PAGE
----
In our ever advancing technological era. It seems that cheating and plagiarism are still alive and well. It may even be easier due to the ability to cut and paste. It may also be that it is actually more visible because it is online. (Laureate Education, 2010). In order to avoid using sources as your own work, simply correctly cite resources you have used, providing you have at least some information, using tools online such as www.sonofcitation.com , <a href=”http://www.easybib.com”>www.easybib.com, www.citationmachine.net, www.bibme.org, www.citefast.com, www.citationcreation.com to name a few. With online tools available, there really is no excuse not to have a Resources or References page.
One website lists 10 Plagiarism detectors/checkers: http://elearningindustry.com/top-10-free-plagiarism-detection-tools-for-teachers. There are many more available. For some of these checkers/detectors, it depends on the content.
According to Dan Carbera’s article Tips to Reduce the Impact of Cheating in Online Assessment found on http://facdevblog.niu.edu/onlinecheating, there are steps for preventing and reducing cheating on tests and homework assignments.
- Purposefully Select Assessment Methods
- Mix Objective and Subjective Questions
- Use Question Pools
- Randomize Questions
- Limit Feedback
- Set Timer
- Display Questions One At A Time
- Create Application Assignments
- Create Group Assignments
- Create Assignments that Require Presentations
- Check for Plagiarism using SafeAssign
- Use Discussion Assignments
- Include Academic Integrity Policy Statement in the Course Syllabus
With these designs in mind, it may reduce the instances of cheating, but won’t completely eradicate it. Is it 100% preventable? In my opinion, it is 95% possible if we educate students on fair use, copy right, etc. If in doubt, ask a Librarian! (Laureate Education, Producer. 2010).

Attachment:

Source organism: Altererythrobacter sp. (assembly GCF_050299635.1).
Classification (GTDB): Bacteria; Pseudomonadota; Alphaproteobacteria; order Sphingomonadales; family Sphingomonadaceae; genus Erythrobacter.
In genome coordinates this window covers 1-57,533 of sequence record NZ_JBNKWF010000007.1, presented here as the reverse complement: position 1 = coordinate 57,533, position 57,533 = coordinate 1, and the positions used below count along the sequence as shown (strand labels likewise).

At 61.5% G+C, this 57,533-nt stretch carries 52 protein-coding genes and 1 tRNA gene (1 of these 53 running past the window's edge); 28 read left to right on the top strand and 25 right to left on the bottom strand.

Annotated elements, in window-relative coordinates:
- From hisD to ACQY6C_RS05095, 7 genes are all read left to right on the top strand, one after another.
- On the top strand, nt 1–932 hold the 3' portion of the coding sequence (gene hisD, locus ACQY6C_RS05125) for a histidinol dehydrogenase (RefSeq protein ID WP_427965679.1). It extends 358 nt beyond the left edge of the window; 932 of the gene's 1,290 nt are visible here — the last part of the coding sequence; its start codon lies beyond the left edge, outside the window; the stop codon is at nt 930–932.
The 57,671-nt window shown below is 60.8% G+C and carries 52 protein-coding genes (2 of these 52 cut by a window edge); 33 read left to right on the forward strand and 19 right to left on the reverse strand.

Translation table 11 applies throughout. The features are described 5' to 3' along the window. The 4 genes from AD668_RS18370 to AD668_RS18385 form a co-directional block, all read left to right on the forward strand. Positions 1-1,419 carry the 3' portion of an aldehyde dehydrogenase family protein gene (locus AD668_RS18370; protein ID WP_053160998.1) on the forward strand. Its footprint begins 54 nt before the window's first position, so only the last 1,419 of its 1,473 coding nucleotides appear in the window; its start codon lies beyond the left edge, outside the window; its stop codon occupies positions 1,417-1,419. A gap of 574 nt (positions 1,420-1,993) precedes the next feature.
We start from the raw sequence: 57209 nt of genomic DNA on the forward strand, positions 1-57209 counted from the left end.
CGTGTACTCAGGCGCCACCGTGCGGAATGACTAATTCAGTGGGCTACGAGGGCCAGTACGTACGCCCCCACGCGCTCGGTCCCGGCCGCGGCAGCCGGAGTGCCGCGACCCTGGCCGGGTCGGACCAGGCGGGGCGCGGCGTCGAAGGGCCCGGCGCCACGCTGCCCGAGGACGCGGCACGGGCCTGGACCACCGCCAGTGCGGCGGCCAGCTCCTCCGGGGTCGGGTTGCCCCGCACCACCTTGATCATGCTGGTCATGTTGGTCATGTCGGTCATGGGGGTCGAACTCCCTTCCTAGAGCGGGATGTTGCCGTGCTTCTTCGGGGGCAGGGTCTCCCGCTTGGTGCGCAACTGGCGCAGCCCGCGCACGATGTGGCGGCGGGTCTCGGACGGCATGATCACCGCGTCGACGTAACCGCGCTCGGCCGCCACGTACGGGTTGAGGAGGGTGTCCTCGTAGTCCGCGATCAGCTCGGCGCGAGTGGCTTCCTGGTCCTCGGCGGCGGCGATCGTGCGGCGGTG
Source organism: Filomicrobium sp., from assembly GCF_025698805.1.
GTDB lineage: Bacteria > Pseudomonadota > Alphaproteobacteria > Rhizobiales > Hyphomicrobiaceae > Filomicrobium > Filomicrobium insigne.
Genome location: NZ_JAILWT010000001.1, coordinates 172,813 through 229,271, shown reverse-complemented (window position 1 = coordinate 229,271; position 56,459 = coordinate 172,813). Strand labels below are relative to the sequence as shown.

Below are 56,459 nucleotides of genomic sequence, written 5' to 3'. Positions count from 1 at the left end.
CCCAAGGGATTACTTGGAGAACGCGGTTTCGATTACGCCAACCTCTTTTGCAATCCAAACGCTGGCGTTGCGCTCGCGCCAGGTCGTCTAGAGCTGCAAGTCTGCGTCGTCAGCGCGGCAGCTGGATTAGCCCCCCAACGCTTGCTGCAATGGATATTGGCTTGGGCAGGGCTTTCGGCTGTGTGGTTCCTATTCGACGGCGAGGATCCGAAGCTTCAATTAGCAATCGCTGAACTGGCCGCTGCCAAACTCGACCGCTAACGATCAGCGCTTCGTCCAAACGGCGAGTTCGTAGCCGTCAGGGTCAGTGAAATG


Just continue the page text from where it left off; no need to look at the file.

As a future online instructor, I plan on using whatever the university / company has in place first, if they have one. I have http://plagiarisma.net downloaded to my computer and will utilize that as a tool as well. As far as testing and homework – for an educational setting, I really like Dan Cabrera’s list. Some of these (for testing and creating homework assignments) I have thought of and used. I think they worked well and the students had to have the knowledge to answer the questions. I do not mind open book or open note testing. I prefer it as it lessens the testing anxiety. They still need to know their way around the material as it will have a time limit.
I like this statement. “If students trust their teachers – to help them learn, and not to penalise them unfairly – they are much more likely to put energy into their studies” (Martin, 2004). I feel if an instructor can get to “know” their students in the beginning of class and build up a level of comfort and trust, they will more than likely do their own work. Having positive and constructive feedback fuels my cells. I know my ideas are seen and heard. If someone reading them likes what I have to say, that is just a bigger boost to “be me” and to keep doing a good job or better with the posts / assignments. Having policies and rubrics in place, rules to follow and be guided by, is a great help. One knows where they stand. If ever in doubt, JUST ASK!
Boettcher, J. V., & Conrad, R. (2010). The online teaching survival guide: Simple and practical pedagogical tips. San Francisco, CA: Jossey-Bass.
Laureate Education (Producer). (2010). Plagiarism and cheating [Video file]. Retrieved from https://class.waldenu.edu
Martin, B. (2004). Plagiarism: policy against cheating or policy for learning.
Nexus, 16(2), 15-16. Retrieved from http://www.bmartin.cc/pubs/04nexus.htm